Our ideas of beauty vary from culture to culture. They even vary from person to person. They’re influenced by our history, culture, and lifestyle. This is why there’s been much criticism about Asian standards of beauty. For some people around the world, these standards are unrealistic.
For example, having fair skin is one of the most popular goals of the beauty industry market. This is especially prevalent in the South and Southeast Asian countries wherein people’s skin has darker hues. In their culture, having fair skin is the ultimate symbol of beauty. And that, in turn, also connotes a sense of wealth and power. It’s perceived that those who have fair skin are the privileged ones.
Such a standard can still exist in many parts of Asia. But we must also recognize the fact that Asians’ standards of beauty are never permanent. They’re always changing. Today, these are the beauty standards that are influencing the people of Asia.
Dermacosmetics and Other Forms of Aesthetic Medicine
Truth be told, it’s not surprising that there’s an abundance of aesthetic medicine experts in Asia. This is because Asians are notorious for taking beauty very seriously. But that doesn’t mean that this branch of medicine is solely for looking good. In fact, many people go to an aesthetic clinic because of serious skin problems. In Singapore, researchers at the National Skin Centre (NSC) found that about 20 percent of child Singaporeans suffer from eczema. Apart from that, about 11 percent of adults have the same skin problem.
Asians also experience other skin problems. Because of the high pollution rates in urban areas, many children and adults experience acne, blackheads, and other skin issues. It’s not like the pollution issues would go away soon. So they opt for treatment from doctors at aesthetic clinics. This way, their treatment would have a lasting impact.
Natural and Safe Ingredients Sourced in Asia
Today, societies are becoming more inclusive of different cultures. Countries such as Singapore are rich with vibrant cultures, multiple religions, and a mix of different ethnicities. Thus, they create societies that like to take pride in their roots. This is why sourcing natural ingredients from Asia is a growing trend in the beauty industry. This is a foolproof way of promoting Asian roots. It’s a way to show appreciation for what their environment has to offer, instead of going to different countries for ingredients.
Rooki Beauty, based in Singapore, is one of the top cosmetics companies that are proud to source their ingredients locally. Hayley Teo, its founder, believes that using Asian ingredients would make their market excited and proud to use their products. They use matcha, which the company gets from an organic farm in Kyoto, Japan.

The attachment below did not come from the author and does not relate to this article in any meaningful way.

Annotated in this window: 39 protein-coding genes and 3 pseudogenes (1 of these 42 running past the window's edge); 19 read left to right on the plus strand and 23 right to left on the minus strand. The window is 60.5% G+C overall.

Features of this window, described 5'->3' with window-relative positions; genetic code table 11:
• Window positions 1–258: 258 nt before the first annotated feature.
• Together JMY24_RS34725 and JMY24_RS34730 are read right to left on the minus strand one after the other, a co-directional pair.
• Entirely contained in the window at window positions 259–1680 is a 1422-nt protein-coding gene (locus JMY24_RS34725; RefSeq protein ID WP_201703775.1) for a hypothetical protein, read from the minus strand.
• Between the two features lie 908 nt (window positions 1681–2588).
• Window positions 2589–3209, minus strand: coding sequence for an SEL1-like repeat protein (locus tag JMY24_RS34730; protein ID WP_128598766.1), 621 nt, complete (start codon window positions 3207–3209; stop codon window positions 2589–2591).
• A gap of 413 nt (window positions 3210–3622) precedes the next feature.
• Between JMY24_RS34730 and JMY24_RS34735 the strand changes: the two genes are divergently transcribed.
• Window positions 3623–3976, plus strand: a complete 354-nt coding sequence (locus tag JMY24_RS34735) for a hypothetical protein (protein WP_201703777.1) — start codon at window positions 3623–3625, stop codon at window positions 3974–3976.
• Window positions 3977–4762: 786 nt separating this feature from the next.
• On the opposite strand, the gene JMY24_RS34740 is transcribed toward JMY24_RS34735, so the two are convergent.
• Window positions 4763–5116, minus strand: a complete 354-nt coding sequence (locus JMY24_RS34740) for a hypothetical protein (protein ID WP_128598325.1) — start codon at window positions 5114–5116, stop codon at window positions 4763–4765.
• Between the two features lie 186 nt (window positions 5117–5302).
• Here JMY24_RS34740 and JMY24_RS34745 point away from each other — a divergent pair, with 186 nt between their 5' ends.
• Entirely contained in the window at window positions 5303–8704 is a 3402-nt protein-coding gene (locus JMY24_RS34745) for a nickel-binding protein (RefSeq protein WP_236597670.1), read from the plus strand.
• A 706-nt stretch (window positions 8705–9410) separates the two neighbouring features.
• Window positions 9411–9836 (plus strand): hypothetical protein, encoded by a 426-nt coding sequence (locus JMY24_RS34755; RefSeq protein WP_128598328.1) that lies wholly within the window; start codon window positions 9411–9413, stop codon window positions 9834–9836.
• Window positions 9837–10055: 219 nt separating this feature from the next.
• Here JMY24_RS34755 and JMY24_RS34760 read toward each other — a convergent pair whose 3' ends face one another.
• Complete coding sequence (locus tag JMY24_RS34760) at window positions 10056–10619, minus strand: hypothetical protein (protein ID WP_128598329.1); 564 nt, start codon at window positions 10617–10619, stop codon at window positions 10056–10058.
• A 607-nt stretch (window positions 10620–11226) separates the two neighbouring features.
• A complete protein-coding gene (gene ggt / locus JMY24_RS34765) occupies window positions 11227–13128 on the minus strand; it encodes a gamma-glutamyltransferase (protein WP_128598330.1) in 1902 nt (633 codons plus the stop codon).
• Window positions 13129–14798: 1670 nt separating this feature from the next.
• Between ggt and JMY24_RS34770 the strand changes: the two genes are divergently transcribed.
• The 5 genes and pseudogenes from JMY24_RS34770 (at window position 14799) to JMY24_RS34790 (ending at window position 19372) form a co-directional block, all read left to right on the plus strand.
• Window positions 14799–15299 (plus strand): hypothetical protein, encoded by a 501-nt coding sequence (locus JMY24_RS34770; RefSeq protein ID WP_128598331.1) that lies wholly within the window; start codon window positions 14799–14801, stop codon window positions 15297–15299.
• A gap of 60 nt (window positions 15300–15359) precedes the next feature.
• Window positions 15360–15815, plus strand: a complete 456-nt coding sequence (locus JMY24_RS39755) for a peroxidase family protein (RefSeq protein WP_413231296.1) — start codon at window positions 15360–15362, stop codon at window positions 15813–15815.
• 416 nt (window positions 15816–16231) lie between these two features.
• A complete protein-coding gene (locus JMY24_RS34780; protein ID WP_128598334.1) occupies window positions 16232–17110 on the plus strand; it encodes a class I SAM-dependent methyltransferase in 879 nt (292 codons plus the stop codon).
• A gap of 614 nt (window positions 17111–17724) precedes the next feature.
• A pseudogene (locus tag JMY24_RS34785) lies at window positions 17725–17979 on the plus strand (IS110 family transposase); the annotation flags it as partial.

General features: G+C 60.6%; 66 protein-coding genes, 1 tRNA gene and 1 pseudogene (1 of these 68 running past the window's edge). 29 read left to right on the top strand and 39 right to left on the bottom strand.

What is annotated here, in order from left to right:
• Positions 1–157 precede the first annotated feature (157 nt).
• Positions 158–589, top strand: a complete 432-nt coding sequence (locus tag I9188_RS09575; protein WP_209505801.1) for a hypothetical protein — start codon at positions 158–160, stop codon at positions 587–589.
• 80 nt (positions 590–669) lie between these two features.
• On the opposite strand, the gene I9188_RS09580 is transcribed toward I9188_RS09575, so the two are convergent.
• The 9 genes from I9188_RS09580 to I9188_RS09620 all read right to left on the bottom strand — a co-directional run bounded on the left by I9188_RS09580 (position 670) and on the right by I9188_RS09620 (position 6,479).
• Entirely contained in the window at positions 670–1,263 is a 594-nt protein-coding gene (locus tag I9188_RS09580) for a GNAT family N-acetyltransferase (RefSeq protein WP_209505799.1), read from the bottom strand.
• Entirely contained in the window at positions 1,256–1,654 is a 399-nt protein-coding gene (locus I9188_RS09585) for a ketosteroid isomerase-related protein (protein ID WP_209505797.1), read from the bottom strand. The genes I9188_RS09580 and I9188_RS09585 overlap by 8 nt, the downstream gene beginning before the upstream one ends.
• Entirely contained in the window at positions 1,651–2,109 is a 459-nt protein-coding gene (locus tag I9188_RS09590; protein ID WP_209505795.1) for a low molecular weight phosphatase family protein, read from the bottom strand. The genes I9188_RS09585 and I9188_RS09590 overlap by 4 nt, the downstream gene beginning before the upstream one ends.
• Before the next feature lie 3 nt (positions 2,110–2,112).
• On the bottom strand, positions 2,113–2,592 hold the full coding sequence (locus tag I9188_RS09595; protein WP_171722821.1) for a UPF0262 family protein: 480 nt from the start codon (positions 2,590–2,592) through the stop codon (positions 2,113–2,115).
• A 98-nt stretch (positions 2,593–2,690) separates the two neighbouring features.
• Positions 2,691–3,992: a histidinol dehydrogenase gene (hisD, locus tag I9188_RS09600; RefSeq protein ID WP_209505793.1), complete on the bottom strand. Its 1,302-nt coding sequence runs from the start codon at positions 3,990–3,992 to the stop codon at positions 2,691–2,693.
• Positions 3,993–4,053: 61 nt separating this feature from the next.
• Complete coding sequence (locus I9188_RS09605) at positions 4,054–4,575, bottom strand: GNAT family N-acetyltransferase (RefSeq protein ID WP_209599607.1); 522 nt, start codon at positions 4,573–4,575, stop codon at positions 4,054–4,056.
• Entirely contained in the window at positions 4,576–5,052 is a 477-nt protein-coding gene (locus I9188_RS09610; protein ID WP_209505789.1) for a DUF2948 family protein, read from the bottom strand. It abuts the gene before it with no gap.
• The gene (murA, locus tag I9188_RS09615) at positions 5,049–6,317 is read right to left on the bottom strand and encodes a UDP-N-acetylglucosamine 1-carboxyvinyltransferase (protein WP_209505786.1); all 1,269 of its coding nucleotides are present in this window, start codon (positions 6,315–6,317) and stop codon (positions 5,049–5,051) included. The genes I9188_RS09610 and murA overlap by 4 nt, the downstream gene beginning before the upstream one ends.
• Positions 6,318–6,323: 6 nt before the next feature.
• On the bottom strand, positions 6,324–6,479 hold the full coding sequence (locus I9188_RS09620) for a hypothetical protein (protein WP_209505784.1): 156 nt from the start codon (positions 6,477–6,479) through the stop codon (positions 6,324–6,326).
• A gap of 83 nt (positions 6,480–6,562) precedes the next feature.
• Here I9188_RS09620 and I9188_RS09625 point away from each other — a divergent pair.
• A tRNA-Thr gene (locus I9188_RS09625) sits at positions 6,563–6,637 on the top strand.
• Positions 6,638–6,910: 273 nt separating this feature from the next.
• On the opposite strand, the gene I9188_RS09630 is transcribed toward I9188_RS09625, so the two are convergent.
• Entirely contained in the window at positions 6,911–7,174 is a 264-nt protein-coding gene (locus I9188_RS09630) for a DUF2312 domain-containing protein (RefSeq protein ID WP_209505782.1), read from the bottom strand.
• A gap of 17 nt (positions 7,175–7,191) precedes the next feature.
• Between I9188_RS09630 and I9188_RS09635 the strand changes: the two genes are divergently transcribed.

The Natural Look
Another way to honor their Asian roots is by embracing their natural look. As discussed earlier, the Asian culture is known to uphold having fair skin, even if it’s so far from their natural skin color. But now, having a more natural look is a growing trend in the beauty industry.
This is why many brands are producing foundations with many color schemes. It’s so that their customers could find the right hue that matches their natural skin tone. Instead of creating a fair glow, the companies are now focusing on enhancing the beauty that’s already there. In Thailand, companies such as Sivanna Colors and Oriental Princess focus on hydrating the skin to achieve a healthy glow and offer protection from the sun.
Complex Steps of K-beauty Skincare
It’s a well-known fact that Koreans are top skincare experts. In South Korea, the beauty industry is very much rooted in making sure that the skin is always healthy and glowing. They believe that by having such healthy skin, they can achieve that natural look. Because of this, it’s not surprising that K-beauty is known for having many complex steps. It’s quite common for Korean women to use more than five skincare products every day as they religiously do their beauty routine.
Beyond skincare products, Koreans are also known to develop dietary supplements to take care of their skin from the inside. They drink beverages with collage to make their skin firmer. With such an arduous take on skincare, K-beauty has become more popular in Asia.
The beauty industry was among the many industries that experienced some downfall due to the COVID-19 pandemic. But, unlike other industries, it bounced back quickly. Because the coronavirus is a health crisis, people have become more driven to have a healthier lifestyle. And that includes maintaining healthy skin. This healthy lifestyle goal will continue to popularize the holistic care that the beauty industry in Asia has been upholding.